The same year, he put in an appearance in the René Clair surrealist film Entr’acte, firing a cannon from a rooftop. The film served as an intermission piece for Picabia’s avant-garde ballet, Relâche, premiered at the Théâtre des Champs-Élysées, with music by Erik Satie.


In 1925, he returned to figurative painting, and during the 1930s became a close friend of Gertrude Stein. In the early 1940s he moved to the south of France, where his work took a surprising turn: he produced a series of paintings based on the nude glamour photos in French “girlie” magazines like Paris Sex-Appeal, in a garish style which appears to subvert traditional, academic nude painting. Some of these went to an Algerian merchant who sold them on, and so Picabia came to decorate brothels across North Africa under the Occupation.
Before the end of World War II, he returned to Paris where he resumed abstract painting and writing poetry. A large retrospective of his work was held at the Galerie René Drouin in Paris in the spring of 1949. Francis Picabia died in Paris in 1953 and was interred in the Cimetière de Montmartre.

A French painter and poet, Picabia contributed to several artistic movements, while remaining true to his independent spirit. A participant in the 1913 Armory Show in New York, he gained recognition for his Cubist-inspired works, such as Dances at the Spring (1912) and Catch As Catch Can (1913). Shortly after, he took part in New York Dada, along with Marcel Duchamp and Man Ray, painting metaphoric images of machinery and mechanical devices: Reverence (1915), Amorous Parade (1917) and The Child Carburetor (1919).

By the 1920s, Picabia had returned to Paris, where he engaged in Dada and early Surrealist activities. His art of the period features unusual materials, like feathers, matches, sticks and strings, glued onto the canvas. Examples are Dance of Saint Guy (1920), Plumes (1925) and Women’s Matches (1925). These works were followed by a series of drawings and paintings known as “transparencies”, which depict objects from various perspectives, each overlapping the other, thus resulting in a three-dimensional effect. Some highlights include Hera (1929), Salome (1930) and Adam and Eve (1931).

In addition to his paintings, Picabia provided illustrations for Littérature and numerous other periodicals. He wrote an experimental ballet, Relâche, which was staged in Paris in 1924, with music by Eric Satie. He also appeared in Rene Clair’s film Entr’acte, originally presented during the ballet’s intermission. Though Picabia denounced Surrealism in a special issue of his publication 391, the artist’s independence, as well as his irreverence and sense of humor, became a model for many future Surrealists.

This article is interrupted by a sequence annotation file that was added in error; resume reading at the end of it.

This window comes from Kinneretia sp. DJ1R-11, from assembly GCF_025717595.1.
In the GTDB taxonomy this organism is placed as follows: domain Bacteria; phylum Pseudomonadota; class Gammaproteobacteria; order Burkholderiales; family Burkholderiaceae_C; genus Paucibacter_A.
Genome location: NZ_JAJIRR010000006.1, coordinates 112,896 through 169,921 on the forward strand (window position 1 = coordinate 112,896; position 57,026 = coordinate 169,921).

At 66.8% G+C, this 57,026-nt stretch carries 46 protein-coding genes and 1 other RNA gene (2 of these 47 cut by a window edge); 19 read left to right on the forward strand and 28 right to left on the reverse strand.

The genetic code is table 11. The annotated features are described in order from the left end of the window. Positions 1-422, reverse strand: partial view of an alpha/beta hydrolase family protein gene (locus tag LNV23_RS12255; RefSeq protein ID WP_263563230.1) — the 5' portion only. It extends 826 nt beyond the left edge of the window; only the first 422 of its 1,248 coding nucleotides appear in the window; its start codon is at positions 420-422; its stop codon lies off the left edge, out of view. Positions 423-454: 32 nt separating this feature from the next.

Marcel Duchamp as Adam ( à la Cranach )  & Brogna Permutter-Clair in a scene from Picabia’s
“Relâche” ballet (1924)

Relâche (ballet)

Relâche is a 1924 ballet by Francis Picabia with music composed by Erik Satie.
The title was thought to be a Dadaist practical joke, as relâche is the French word used on posters to indicate that a show is canceled, or the theater is closed. The first performance was indeed canceled, due to the illness of Jean Börlin, the principal dancer, choreographer, and artistic director of the Ballets suédois.
Picabia commissioned filmmaker René Clair to create a cinematic entr’acte to be shown during the ballet’s intermission. The film, simply titled Entr’acte, consists of a scene shown before the ballet and a longer piece between the acts. The nonsensical film features Picabia, Satie, and other well known artists as actors

S.W. Bennett`s notes:
The term “Relâche” is used by theaters to indicate that they have closed. When the audience arrived at the theater on the night announced in the posters, it found the theater dark and closed. The real opening was three days later. Picabia wrote “Relâche has no meaning … When will we lose the habit of explaining everything? The background consisted of a wall of oversize phonograph records. The main personages were a Fireman and a Woman in evening dress. There were dances of a revolving door (porte tournante), wheel-barow (brouette), and crown (couronne). A group of eight men in evening dress, undress and dress on stage. The crown is placed on the head of a member of the audience. The woman rejoins her armchair.

Darrius Milhaud’s notes: